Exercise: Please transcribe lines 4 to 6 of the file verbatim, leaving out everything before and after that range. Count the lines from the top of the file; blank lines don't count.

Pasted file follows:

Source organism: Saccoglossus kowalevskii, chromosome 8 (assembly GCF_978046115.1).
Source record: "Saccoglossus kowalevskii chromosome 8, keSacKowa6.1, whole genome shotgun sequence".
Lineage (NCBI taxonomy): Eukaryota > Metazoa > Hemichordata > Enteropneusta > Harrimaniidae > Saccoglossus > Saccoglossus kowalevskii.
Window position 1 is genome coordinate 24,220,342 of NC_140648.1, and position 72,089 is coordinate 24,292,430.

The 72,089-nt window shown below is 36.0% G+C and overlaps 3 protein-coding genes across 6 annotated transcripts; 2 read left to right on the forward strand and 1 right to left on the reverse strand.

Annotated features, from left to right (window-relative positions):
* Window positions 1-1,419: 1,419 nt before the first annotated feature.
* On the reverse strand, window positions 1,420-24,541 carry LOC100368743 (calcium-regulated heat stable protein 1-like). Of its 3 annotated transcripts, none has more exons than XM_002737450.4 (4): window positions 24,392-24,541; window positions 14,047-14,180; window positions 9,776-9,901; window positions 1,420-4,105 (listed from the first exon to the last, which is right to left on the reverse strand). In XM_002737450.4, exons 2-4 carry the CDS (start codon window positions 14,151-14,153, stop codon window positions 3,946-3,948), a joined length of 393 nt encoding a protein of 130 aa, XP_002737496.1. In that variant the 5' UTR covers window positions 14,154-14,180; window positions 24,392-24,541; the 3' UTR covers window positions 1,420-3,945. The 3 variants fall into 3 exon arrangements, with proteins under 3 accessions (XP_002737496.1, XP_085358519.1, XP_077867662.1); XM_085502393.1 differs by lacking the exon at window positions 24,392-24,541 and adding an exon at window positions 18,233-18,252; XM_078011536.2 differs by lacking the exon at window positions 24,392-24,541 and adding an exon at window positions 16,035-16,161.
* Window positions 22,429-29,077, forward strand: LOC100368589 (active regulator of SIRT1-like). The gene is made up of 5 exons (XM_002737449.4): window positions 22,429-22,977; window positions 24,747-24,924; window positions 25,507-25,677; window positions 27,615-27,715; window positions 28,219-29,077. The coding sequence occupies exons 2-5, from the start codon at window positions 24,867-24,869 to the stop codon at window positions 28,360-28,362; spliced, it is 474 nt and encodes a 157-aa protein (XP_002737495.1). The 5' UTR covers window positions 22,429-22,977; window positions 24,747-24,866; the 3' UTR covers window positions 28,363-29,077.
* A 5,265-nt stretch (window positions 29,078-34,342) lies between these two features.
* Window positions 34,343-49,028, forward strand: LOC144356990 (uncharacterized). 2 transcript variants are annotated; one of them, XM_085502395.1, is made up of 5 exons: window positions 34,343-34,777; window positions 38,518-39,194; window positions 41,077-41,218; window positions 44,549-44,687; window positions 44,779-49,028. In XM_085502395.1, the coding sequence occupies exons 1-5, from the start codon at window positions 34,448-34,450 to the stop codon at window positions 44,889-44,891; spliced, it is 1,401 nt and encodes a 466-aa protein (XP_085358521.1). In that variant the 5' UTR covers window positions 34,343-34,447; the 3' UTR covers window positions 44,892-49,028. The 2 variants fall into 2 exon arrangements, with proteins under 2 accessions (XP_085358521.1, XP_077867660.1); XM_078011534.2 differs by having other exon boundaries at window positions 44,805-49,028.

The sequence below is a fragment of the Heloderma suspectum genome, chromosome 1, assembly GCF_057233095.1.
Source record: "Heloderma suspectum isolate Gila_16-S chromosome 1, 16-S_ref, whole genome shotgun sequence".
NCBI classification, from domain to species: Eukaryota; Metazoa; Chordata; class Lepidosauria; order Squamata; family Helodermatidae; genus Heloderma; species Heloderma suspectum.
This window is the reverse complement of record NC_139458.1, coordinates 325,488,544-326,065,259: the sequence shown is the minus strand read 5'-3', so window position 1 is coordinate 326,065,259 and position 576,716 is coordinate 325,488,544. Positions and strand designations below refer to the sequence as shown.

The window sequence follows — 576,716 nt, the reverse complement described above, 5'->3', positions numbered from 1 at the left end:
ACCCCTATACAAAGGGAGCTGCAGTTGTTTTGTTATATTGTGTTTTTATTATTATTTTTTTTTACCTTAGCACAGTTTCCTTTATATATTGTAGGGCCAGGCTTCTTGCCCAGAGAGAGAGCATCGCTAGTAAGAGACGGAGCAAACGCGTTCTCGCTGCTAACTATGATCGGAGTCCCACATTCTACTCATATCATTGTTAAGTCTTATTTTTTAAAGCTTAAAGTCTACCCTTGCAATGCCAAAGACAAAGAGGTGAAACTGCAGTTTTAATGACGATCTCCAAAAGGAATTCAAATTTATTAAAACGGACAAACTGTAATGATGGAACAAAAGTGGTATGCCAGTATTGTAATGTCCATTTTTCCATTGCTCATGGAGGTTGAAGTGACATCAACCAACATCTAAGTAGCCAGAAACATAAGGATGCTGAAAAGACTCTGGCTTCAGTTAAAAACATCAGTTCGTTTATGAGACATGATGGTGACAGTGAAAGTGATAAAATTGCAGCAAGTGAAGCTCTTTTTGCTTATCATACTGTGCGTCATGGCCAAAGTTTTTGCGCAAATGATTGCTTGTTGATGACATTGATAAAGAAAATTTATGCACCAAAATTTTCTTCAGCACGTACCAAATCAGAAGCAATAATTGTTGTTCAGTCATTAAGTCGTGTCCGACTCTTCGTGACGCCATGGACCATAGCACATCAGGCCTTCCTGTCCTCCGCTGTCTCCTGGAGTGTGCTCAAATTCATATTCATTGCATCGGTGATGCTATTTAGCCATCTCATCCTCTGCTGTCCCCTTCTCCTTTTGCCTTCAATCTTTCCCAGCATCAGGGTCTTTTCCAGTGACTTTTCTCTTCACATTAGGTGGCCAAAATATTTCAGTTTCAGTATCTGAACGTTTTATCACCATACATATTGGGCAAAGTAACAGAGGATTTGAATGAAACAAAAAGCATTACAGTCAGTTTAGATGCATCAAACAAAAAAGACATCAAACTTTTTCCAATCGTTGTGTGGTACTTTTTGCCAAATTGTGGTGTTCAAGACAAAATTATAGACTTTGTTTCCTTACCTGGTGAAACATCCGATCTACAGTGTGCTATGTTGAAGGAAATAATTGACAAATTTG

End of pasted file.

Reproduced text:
Window position 1 is genome coordinate 24,220,342 of NC_140648.1, and position 72,089 is coordinate 24,292,430.

The 72,089-nt window shown below is 36.0% G+C and overlaps 3 protein-coding genes across 6 annotated transcripts; 2 read left to right on the forward strand and 1 right to left on the reverse strand.

Annotated features, from left to right (window-relative positions):